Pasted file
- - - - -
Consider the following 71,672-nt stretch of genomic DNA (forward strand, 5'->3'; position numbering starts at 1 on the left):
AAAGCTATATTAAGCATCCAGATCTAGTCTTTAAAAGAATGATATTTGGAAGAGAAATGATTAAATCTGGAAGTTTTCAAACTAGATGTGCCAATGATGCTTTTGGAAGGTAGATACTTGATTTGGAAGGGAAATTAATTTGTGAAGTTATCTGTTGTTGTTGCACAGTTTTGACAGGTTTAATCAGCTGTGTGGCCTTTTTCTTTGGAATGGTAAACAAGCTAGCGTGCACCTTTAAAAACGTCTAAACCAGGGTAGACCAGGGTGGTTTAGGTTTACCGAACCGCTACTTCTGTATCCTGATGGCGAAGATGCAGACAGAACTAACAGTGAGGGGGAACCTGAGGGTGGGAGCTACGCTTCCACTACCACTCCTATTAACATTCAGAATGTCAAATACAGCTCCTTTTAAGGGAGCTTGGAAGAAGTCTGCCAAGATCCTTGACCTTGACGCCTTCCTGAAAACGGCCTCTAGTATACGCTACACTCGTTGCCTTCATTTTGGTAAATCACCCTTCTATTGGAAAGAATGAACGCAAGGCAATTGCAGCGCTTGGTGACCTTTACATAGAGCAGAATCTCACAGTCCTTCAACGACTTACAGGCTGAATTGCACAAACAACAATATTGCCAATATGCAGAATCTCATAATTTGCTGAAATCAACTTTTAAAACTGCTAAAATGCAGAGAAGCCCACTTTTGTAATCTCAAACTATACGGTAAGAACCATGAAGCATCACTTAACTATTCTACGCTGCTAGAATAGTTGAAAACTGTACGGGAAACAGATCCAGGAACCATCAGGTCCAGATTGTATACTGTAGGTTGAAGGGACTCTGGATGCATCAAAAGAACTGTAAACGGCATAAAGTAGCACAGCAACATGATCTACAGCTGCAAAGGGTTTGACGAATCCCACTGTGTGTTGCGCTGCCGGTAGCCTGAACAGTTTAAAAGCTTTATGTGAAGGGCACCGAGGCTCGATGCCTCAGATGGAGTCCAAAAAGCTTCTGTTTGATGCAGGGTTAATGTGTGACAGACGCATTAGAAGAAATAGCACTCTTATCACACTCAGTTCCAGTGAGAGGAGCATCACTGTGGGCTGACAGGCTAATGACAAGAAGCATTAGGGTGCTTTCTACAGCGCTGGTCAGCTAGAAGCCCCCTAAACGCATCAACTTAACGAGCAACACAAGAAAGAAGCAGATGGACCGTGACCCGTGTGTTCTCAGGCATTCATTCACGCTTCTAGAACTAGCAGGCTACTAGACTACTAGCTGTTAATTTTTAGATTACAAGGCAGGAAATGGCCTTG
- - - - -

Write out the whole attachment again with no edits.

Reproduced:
Consider the following 71,672-nt stretch of genomic DNA (forward strand, 5'->3'; position numbering starts at 1 on the left):
AAAGCTATATTAAGCATCCAGATCTAGTCTTTAAAAGAATGATATTTGGAAGAGAAATGATTAAATCTGGAAGTTTTCAAACTAGATGTGCCAATGATGCTTTTGGAAGGTAGATACTTGATTTGGAAGGGAAATTAATTTGTGAAGTTATCTGTTGTTGTTGCACAGTTTTGACAGGTTTAATCAGCTGTGTGGCCTTTTTCTTTGGAATGGTAAACAAGCTAGCGTGCACCTTTAAAAACGTCTAAACCAGGGTAGACCAGGGTGGTTTAGGTTTACCGAACCGCTACTTCTGTATCCTGATGGCGAAGATGCAGACAGAACTAACAGTGAGGGGGAACCTGAGGGTGGGAGCTACGCTTCCACTACCACTCCTATTAACATTCAGAATGTCAAATACAGCTCCTTTTAAGGGAGCTTGGAAGAAGTCTGCCAAGATCCTTGACCTTGACGCCTTCCTGAAAACGGCCTCTAGTATACGCTACACTCGTTGCCTTCATTTTGGTAAATCACCCTTCTATTGGAAAGAATGAACGCAAGGCAATTGCAGCGCTTGGTGACCTTTACATAGAGCAGAATCTCACAGTCCTTCAACGACTTACAGGCTGAATTGCACAAACAACAATATTGCCAATATGCAGAATCTCATAATTTGCTGAAATCAACTTTTAAAACTGCTAAAATGCAGAGAAGCCCACTTTTGTAATCTCAAACTATACGGTAAGAACCATGAAGCATCACTTAACTATTCTACGCTGCTAGAATAGTTGAAAACTGTACGGGAAACAGATCCAGGAACCATCAGGTCCAGATTGTATACTGTAGGTTGAAGGGACTCTGGATGCATCAAAAGAACTGTAAACGGCATAAAGTAGCACAGCAACATGATCTACAGCTGCAAAGGGTTTGACGAATCCCACTGTGTGTTGCGCTGCCGGTAGCCTGAACAGTTTAAAAGCTTTATGTGAAGGGCACCGAGGCTCGATGCCTCAGATGGAGTCCAAAAAGCTTCTGTTTGATGCAGGGTTAATGTGTGACAGACGCATTAGAAGAAATAGCACTCTTATCACACTCAGTTCCAGTGAGAGGAGCATCACTGTGGGCTGACAGGCTAATGACAAGAAGCATTAGGGTGCTTTCTACAGCGCTGGTCAGCTAGAAGCCCCCTAAACGCATCAACTTAACGAGCAACACAAGAAAGAAGCAGATGGACCGTGACCCGTGTGTTCTCAGGCATTCATTCACGCTTCTAGAACTAGCAGGCTACTAGACTACTAGCTGTTAATTTTTAGATTACAAGGCAGGAAATGGCCTTG